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(CNN)   We are running out of antibiotics and other life saving medications and "there is neither a stated reason for, nor an anticipated resolution." Stay healthy my friends   (cnn.com) divider line
    More: Scary, Medicine, Bacteria, Pharmacy, Food and Drug Administration, Health care, Antibiotic resistance, Drug, Physician  
•       •       •

3652 clicks; posted to Main » and STEM » on 30 Nov 2022 at 2:23 PM (8 weeks ago)   |   Favorite    |   share:  Share on Twitter share via Email Share on Facebook



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2022-11-30 1:50:09 PM  
Shhhh the quarterly gains will hear you.
 
2022-11-30 2:06:40 PM  
Profit is  a reason.  It's just not the one that they want being synonymous with the companies names.
 
2022-11-30 2:24:40 PM  
I've seen this movie.
 
2022-11-30 2:34:43 PM  
But there's still weed right?

and coffee?
 
2022-11-30 2:35:48 PM  
Don't worry about healthcare, the USA has the most profitable health insurance industry in the world!!!
 
2022-11-30 2:36:53 PM  
I'm taking antibiotics right now so I got mine. Suck it, losers!
 
2022-11-30 2:42:58 PM  
We worry too much about dying that we forget about living.

What will be, will be!
 
2022-11-30 2:44:02 PM  
1 in 3 antibiotic prescriptions in the US are not medically justified. And this is after years of training for doctors to stop doing it  The number one reasons doctors give for handing out these drugs like candy is that the patients expect something and will be unhappy if they don't.

The entire foundation of our medical system is based on the idea that doctors are better than regular folk. This and the opioid epidemic prove they aren't. Smarter? Yes. Better educated? Yes.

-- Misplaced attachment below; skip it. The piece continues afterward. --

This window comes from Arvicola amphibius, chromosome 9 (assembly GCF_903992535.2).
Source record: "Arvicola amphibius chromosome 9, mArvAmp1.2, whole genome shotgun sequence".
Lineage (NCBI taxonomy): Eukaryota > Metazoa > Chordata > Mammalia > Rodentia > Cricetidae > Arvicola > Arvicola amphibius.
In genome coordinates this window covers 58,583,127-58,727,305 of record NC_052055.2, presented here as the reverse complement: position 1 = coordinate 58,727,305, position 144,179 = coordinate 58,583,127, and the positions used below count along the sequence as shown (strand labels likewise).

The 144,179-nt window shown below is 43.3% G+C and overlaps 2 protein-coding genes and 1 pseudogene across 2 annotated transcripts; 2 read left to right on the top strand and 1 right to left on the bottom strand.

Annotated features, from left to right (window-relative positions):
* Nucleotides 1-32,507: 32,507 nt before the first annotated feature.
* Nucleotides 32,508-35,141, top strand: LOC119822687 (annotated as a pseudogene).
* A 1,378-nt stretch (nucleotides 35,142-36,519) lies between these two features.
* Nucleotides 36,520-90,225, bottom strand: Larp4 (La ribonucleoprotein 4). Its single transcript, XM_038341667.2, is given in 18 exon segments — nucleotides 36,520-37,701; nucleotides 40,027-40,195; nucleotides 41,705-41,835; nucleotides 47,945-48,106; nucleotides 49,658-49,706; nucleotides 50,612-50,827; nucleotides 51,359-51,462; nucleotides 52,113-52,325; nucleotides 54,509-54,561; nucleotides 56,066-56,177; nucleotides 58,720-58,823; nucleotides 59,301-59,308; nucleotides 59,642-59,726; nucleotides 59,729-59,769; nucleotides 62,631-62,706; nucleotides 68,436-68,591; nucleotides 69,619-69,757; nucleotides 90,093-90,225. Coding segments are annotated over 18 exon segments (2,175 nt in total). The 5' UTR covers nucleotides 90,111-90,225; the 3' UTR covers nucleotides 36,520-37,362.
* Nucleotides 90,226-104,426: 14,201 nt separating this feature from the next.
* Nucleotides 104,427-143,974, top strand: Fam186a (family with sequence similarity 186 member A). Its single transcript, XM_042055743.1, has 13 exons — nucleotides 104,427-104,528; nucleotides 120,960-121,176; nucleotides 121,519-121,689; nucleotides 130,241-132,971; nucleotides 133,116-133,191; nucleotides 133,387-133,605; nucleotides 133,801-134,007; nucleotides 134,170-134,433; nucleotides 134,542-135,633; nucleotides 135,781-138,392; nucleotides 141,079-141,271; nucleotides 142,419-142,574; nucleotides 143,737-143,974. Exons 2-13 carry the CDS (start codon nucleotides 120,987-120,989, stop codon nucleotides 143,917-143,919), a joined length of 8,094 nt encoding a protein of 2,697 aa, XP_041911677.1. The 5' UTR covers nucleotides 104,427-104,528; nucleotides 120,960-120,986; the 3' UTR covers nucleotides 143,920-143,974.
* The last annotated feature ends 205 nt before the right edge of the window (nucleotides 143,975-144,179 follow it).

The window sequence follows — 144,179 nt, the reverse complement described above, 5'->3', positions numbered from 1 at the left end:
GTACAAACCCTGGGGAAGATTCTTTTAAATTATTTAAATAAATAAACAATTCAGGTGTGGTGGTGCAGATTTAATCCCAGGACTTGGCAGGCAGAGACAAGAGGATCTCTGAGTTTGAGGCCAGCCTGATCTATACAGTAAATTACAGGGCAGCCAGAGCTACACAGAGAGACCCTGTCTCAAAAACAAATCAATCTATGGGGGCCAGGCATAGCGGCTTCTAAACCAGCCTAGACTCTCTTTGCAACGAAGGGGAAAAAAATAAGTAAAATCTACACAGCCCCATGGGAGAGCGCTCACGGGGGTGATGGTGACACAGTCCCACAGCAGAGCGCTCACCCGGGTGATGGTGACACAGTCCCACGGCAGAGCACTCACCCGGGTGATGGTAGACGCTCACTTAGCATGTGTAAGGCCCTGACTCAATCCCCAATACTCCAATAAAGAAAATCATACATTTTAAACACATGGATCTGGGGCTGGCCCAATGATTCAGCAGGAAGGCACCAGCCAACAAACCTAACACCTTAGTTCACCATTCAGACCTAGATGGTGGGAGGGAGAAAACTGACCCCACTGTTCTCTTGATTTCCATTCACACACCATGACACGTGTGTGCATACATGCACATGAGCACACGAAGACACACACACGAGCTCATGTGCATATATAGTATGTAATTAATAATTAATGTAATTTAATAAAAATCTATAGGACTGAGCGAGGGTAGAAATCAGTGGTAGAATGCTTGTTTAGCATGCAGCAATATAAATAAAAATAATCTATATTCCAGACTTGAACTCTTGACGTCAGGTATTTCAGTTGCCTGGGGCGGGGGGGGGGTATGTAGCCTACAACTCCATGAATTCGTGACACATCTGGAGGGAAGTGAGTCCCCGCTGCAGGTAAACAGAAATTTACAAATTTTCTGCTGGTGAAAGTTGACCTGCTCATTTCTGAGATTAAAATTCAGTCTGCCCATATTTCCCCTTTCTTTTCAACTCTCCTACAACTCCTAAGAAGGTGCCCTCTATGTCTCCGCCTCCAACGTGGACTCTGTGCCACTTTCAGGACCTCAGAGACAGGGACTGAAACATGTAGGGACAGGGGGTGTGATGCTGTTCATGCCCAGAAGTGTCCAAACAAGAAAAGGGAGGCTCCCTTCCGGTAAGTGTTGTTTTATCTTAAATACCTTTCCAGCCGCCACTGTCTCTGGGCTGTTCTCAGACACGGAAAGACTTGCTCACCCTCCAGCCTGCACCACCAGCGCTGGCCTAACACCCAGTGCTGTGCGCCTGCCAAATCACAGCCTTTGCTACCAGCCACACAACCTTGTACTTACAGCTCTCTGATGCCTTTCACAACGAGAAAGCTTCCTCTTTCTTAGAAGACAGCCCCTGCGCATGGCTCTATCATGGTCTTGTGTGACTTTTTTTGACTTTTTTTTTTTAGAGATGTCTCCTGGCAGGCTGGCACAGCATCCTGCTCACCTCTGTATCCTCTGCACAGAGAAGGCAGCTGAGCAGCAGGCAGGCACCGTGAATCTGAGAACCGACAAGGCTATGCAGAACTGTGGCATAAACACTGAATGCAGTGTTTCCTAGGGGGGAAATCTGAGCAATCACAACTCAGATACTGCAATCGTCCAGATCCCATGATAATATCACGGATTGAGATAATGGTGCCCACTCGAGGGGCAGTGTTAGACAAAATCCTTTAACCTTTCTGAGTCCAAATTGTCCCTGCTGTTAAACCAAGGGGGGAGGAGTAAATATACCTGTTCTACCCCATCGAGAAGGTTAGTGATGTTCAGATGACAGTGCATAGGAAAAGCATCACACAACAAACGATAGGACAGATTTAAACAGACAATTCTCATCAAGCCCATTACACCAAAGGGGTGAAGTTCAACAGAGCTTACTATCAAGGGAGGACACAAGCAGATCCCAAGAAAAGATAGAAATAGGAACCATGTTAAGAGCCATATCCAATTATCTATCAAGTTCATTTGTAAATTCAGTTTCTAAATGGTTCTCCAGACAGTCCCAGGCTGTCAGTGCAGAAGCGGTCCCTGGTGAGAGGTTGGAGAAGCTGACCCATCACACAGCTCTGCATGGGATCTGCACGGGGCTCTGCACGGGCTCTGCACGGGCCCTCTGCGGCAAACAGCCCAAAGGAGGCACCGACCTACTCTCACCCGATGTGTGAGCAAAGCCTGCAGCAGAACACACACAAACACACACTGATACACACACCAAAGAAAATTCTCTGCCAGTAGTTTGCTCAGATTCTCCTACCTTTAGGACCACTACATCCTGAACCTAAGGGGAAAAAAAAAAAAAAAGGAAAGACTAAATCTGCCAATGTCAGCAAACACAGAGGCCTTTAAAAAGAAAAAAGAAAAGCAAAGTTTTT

More moral? Nope. Just as greedy as the rest of us, moreso actually.

And that's the US where doctors make obscene amounts of money.

Nonetheless, 1-in-3 antibiotic prescriptions in the U.S. are given to treat those infections, making the doses unnecessary and a potential health threat, according to new data published today in the Journal of the American Medical Association (JAMA) by the U.S. Centers for Disease Control and Prevention (CDC).
 
2022-11-30 2:45:21 PM  
"According to the FDA webpage, there are currently more than 120 medications - ranging from amoxicillin and albuterol to a non-insulin diabetes medication known as semaglutide to basic intravenous fluids such as sodium chloride - that are unavailable or in short supply in the United States. "

so we've run out of salt water?
 
2022-11-30 2:45:38 PM  
I'm guessing a lot more people are getting sick, a spike in RSV and the flu, antibiotics getting prescribed for viral infections, and for diabetes medications, assholes on TikTok and social media using them as a weight loss hack.
 
2022-11-30 2:47:03 PM  
Stating the non-"stated reason":

Fark user imageView Full Size
 
2022-11-30 2:47:53 PM  

dbrunker: Stating the non-"stated reason":



Beat me to it.
 
2022-11-30 2:49:12 PM  
Of course there's a reason, and of course it's profits. There's no money to be made by producing antibiotics that we've been making for 40 years--well, there IS money to be made, but not "specialty cancer drug" money. So all the lines are being refitted to produce that $10,000/dose medicine rather than the $300/dose medicine.
 
2022-11-30 2:49:31 PM  
FTFA: "We also know that health care providers have a bad habit of prescribing antibiotics when they're not indicated..."